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Dynamics of the New Zealand labour market

This article discusses the dynamics of New Zealand’s labour market. The labour market is an active and changeable place and here we present the most-recent data to show people’s movements.

In summary, we find that:

Our labour market data tell us that less than half of all wage and salary earners have been employed in their present job for more than 18 months. People move frequently between jobs, with over 250,000 wage and salary earners starting at a new business each quarter.

The recent fall in labour force participation can be better understood when we look at how people have been moving between labour force statuses. A lower likelihood of people staying employed and changes of people between labour force statuses, in particular from employment to not in the labour force, help us understand the overall story our labour market statistics tell.

Where labour market data comes from

This article analyses measures of labour market dynamics from the Household Labour Force Survey (HLFS) and Linked Employer-Employee Data.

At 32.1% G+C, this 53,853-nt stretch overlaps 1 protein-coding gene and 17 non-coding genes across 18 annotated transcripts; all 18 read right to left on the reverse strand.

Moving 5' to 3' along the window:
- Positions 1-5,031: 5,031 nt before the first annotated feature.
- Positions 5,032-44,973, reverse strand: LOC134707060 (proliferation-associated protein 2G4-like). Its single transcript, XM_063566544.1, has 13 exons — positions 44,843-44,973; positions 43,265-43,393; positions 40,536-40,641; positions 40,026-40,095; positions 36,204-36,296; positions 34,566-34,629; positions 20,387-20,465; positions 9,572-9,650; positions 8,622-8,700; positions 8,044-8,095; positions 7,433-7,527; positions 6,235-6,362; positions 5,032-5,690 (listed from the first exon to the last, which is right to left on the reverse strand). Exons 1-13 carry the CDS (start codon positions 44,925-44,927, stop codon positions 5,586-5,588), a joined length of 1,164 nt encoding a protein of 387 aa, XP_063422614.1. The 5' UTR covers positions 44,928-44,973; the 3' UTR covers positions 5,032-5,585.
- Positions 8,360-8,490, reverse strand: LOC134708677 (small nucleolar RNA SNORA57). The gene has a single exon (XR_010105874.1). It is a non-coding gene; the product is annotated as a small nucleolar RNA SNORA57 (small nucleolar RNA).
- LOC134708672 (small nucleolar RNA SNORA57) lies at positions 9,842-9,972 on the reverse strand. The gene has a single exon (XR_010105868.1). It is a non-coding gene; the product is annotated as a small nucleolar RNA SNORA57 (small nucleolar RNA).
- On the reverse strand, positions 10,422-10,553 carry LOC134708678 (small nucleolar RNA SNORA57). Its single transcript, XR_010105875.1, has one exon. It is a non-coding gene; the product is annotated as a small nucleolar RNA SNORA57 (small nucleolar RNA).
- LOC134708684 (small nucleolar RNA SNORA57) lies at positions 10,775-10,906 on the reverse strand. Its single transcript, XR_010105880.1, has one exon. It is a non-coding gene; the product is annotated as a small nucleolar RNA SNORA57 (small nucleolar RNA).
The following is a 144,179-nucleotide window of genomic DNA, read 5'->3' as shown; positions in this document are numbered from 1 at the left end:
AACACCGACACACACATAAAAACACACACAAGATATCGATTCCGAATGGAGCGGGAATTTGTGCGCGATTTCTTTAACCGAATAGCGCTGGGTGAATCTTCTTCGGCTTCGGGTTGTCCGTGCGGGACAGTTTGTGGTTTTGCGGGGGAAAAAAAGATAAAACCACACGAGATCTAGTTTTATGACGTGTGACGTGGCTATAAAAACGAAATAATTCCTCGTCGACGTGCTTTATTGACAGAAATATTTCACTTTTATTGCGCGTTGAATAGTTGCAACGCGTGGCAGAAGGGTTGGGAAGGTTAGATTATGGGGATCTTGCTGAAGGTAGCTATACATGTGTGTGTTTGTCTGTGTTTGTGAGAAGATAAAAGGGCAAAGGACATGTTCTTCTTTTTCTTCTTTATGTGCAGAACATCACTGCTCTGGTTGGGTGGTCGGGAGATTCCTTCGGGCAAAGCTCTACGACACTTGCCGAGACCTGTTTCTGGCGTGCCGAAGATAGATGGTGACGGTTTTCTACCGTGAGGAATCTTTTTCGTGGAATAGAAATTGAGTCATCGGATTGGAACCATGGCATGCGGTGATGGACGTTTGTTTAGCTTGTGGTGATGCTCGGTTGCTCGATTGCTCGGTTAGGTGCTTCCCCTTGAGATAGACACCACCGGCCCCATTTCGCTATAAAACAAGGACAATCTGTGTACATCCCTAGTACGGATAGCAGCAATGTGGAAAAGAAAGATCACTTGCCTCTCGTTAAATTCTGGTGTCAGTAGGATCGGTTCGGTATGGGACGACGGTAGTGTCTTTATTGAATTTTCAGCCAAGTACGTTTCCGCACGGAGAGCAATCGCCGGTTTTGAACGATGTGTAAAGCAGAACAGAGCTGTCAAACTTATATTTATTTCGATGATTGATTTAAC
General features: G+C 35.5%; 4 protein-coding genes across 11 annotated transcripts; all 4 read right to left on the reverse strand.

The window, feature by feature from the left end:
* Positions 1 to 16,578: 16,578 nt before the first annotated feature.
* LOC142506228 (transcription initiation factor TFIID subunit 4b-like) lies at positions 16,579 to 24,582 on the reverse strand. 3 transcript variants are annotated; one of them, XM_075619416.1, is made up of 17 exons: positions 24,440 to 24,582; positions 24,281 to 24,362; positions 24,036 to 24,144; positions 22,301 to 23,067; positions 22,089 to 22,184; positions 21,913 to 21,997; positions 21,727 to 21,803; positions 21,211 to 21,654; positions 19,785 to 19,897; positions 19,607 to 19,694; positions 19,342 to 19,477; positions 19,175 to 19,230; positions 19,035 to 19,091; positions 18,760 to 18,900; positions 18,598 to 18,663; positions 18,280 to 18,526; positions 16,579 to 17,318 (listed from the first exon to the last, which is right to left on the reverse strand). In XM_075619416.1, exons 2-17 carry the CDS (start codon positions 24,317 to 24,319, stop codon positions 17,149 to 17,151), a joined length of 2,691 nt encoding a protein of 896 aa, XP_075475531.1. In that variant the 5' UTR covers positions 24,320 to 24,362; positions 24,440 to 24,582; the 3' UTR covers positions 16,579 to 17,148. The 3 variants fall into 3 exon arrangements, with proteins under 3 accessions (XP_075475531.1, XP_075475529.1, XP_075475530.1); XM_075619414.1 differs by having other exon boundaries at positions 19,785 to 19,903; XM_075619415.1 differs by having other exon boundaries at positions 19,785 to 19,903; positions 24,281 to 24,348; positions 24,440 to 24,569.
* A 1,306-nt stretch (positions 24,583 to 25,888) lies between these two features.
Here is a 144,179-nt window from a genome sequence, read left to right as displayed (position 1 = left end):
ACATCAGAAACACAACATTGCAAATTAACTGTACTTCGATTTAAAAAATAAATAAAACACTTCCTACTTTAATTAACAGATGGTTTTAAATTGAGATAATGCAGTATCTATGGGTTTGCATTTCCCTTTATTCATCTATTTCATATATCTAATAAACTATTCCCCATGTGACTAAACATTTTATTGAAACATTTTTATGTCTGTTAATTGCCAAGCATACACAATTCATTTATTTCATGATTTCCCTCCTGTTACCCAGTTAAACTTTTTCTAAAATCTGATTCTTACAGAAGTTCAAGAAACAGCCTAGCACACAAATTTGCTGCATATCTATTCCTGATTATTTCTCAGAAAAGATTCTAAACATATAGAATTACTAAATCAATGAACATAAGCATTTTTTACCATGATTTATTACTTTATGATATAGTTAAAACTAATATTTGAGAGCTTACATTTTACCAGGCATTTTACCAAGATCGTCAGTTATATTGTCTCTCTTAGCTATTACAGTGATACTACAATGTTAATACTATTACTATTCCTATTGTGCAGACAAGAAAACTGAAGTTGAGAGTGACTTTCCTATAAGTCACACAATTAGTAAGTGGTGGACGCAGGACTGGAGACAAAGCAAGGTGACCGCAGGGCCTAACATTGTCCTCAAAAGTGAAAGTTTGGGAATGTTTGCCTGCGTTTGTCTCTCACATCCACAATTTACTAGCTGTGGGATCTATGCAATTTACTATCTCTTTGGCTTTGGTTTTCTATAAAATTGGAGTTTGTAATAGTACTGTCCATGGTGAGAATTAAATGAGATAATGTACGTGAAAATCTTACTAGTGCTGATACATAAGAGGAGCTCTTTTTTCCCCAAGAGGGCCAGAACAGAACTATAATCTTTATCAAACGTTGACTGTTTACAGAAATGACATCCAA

The HLFS is the official measure of people in employment, unemployment (which together make up the labour force), and not in the labour force.

Each quarter, we survey about 30,000 individuals (aged over 15 years) from about 15,000 households. Households are in the survey for two years. Therefore, in any one quarter, 7/8 of the households were in the survey the previous quarter, and 1/8 of households from the previous quarter leave the sample. This 1/8 of households is replaced by different ones from the same area as those leaving. This enables analysis that is based on people who are in the survey from quarter to quarter.

On average, we interview over 21,000 people (about 70 percent of all those interviewed) in both the previous and current quarters. Analysis of the labour force status of these individuals is called ‘gross flows’. Gross flows help us understand the labour market’s dynamics, by looking at estimates of movements between labour force status that are based on individuals who are directly surveyed in two adjacent quarters.

Linked Employer-Employee Data (LEED) uses existing administrative data drawn from the taxation system, together with business data from Statistics NZ's Business Frame.

LEED provides statistics on filled jobs, job flows, worker flows, mean and median earnings for continuing jobs and new hires, and total earnings for wage and salary earners. This information gives an insight into the operation of New Zealand's labour market and helps explain the causes of overall movements and changes in the labour market.

See Explaining labour market statistics for more on our suite of labour market

People frequently move between jobs